Brnovich files appeal in tuition dispute with regents

Arizona Attorney General Mark Brnovich announces a lawsuit against the Arizona Board of Regents on Sept. 8. The suit alleges ABOR is not adhering to a constitutional requirement that tuition for residents attending state universities be “nearly as free as possible.” (Photo by Katie Campbell/Arizona Capitol Times)
Arizona Attorney General Mark Brnovich announces a lawsuit against the Arizona Board of Regents on Sept. 8. The suit alleges ABOR is not adhering to a constitutional requirement that tuition for residents attending state universities be “nearly as free as possible.” (Photo by Katie Campbell/Arizona Capitol Times)

Attorney General Mark Brnovich wants the Court of Appeals to rule he has the right to sue the Board of Regents over what he claims is illegally high university tuition, arguing that he has a constitutional right and obligation to protect taxpayer funds.

In new filings Wednesday, Brnovich argued that Maricopa County Superior Court Judge Connie Contes got it wrong earlier this year when she ruled that his office can sue only when specifically authorized by statute or when given permission by the governor. She rejected his arguments that he has broad powers to sue when the state has an interest. Gov. Doug Ducey, who is openly hostile to the lawsuit, has not given Brnovich the go-ahead.

But Brnovich said his office was set up in the Arizona Constitution as a separate and independent agency. And he warned of implications of requiring him to get permission to go to court, particularly to enforce constitutional rights.

“If specific legislation is required to permit the attorney general to enforce those rights, the Legislature and governor may decline to provide it and thereby possibly avoid the check on their powers the people intended,” he contends. And Brnovich sniffed at the idea that his powers to go to court are subject to permission from Ducey, saying such a ruling would interfere with his ability to get a court to take a look when state officials were acting beyond their legal powers.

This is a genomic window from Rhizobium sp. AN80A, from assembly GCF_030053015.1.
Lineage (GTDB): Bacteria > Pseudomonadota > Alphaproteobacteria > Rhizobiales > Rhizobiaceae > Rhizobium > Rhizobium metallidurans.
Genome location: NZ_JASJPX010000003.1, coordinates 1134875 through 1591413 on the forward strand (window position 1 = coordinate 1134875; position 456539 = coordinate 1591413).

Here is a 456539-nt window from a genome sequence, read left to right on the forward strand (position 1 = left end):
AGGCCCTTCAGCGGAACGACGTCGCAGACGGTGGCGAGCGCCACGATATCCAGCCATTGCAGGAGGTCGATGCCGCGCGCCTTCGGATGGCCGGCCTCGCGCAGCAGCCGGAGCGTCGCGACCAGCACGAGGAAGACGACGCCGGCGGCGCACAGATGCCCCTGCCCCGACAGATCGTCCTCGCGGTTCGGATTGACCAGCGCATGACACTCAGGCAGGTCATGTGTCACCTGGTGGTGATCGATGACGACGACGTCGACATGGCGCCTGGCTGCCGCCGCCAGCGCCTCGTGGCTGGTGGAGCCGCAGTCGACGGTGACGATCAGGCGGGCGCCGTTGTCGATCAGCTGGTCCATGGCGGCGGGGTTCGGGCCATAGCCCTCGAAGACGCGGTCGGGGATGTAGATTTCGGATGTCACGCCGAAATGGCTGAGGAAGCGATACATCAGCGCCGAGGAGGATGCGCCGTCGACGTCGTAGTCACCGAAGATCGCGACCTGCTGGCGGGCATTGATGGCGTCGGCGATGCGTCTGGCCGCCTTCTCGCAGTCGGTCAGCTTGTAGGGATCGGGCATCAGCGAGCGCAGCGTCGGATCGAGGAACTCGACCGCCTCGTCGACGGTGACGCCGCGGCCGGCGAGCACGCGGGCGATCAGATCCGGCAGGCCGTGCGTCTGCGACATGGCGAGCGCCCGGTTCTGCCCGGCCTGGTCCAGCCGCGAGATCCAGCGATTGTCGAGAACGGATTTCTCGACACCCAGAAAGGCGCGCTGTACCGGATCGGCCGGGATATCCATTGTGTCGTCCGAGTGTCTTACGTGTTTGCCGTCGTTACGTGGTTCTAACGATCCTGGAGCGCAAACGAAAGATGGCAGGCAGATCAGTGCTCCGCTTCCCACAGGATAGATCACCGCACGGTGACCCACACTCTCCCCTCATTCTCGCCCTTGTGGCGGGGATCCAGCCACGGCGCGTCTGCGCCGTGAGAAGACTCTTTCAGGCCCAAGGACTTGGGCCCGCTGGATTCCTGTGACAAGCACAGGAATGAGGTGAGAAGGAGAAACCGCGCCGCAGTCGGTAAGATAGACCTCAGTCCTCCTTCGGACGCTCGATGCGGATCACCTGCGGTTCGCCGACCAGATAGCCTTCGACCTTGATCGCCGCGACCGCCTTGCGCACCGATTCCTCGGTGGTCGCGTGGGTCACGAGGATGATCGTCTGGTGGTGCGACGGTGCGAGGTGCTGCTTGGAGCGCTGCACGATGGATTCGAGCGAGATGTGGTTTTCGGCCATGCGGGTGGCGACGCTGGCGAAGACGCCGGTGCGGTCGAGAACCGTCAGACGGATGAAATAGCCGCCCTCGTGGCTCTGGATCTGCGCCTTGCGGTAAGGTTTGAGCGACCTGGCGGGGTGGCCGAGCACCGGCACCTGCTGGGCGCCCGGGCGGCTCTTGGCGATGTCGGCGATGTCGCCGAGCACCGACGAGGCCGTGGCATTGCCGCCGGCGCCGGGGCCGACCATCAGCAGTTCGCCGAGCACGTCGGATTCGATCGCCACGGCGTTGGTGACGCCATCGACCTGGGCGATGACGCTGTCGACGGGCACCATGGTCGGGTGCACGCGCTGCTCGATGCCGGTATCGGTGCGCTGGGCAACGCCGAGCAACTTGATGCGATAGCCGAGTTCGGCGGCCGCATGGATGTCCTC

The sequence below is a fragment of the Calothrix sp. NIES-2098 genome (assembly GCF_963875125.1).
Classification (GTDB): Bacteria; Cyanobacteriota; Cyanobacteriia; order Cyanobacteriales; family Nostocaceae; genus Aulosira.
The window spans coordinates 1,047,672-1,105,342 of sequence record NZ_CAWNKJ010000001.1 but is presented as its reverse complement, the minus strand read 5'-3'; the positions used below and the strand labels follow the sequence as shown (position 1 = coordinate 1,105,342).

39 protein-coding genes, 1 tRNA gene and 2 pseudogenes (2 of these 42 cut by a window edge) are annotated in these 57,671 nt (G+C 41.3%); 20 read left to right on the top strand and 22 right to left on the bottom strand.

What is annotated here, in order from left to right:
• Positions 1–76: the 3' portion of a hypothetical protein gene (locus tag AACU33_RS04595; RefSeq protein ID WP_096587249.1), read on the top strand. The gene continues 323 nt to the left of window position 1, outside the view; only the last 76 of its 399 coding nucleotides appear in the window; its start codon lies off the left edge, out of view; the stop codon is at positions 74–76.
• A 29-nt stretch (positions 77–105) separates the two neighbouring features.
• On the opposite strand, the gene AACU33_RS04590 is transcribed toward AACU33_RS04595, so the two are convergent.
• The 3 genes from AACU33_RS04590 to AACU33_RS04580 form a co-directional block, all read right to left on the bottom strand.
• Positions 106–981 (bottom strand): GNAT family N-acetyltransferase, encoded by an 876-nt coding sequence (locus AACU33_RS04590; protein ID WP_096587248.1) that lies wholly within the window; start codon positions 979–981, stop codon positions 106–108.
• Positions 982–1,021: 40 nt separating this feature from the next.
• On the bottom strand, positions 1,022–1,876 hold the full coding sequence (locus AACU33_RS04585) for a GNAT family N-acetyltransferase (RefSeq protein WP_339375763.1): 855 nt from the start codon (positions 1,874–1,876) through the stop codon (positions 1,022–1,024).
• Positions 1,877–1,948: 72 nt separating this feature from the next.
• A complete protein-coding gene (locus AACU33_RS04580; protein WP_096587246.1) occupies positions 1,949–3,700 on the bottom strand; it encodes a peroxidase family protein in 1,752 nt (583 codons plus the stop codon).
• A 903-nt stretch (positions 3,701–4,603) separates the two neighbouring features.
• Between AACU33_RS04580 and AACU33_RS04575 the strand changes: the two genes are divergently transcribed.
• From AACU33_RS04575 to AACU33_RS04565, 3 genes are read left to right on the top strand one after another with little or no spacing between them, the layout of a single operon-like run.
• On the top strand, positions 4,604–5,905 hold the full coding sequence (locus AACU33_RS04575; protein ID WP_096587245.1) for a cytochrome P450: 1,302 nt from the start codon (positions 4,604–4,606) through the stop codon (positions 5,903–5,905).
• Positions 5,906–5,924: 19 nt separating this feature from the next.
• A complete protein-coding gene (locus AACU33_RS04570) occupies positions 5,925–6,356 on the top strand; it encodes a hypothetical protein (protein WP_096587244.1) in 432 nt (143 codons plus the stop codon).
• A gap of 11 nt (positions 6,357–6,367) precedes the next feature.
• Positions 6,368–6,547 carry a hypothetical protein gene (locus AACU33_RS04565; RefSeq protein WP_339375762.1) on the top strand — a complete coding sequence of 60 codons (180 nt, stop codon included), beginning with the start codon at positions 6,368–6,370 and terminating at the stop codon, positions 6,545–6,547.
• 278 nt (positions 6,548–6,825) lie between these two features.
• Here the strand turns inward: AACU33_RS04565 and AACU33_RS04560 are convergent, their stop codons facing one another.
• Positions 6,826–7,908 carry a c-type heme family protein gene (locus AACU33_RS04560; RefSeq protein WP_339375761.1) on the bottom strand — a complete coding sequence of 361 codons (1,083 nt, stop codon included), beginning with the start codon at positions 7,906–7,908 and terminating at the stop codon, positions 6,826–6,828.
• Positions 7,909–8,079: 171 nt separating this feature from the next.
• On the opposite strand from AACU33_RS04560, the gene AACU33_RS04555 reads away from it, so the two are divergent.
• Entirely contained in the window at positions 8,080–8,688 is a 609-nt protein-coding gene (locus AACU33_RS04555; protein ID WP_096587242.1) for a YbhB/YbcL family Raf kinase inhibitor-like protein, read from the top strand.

“The alternative is that the governor or other executive-branch officials can simply decline to follow the law, which would promote executive supremacy at the expense of other branches, the people, and the rule of law,” Brnovich argued.

The fight is over contentions by Brnovich that the regents, in allowing tuition to increase by more than 300 percent since 2002, are violating a constitutional mandate that instruction be “as nearly free as possible.” He said the hikes far outstrip inflation overall and even increases at other public universities.

Board members have argued that the sharp price hikes became necessary because of cuts made in state funding.

A decade ago per-student aid from the general fund was $7,962; for the current year the figure is $4,098. And if inflation is factored in, current aid is worth only $3,572.

Brnovich argues that costs for students have gone up more than the reduction in state aid. But ultimately the lawsuit comes down to the question of whether the regents, in running the university system, are complying with that “nearly free” mandate.

Key to that is the attorney general’s contention that the regents have effectively ignored that mandate in their annual tuition-setting process.

“ABOR’s official policy did not even include as a criterion — let alone give primary weight to — the actual cost of instruction when setting tuition,” Brnovich said. Instead, he said, the regents look at other factors, ranging from the availability of financial aid to how much public universities in other states charge their students.

The entire appeal would be unnecessary had Brnovich secured Ducey’s consent to filing suit. But Ducey, who won his first election four years ago on claims of excessive tuition increases, has been openly dismissive of the attorney general’s litigation.

“Our universities are accessible and affordable,” the governor told Capitol Media Services last year, calling them “quite a value.” And Ducey said he believes that the universities are in compliance with that constitutional “nearly free as possible” requirement.

Ducey said he and lawmakers had to make some difficult decisions in prior years, making sharp cuts in funding for higher education and other priorities. What that means, he said, is the regents are doing the best they can to keep tuition not only affordable but maintain a high level of education.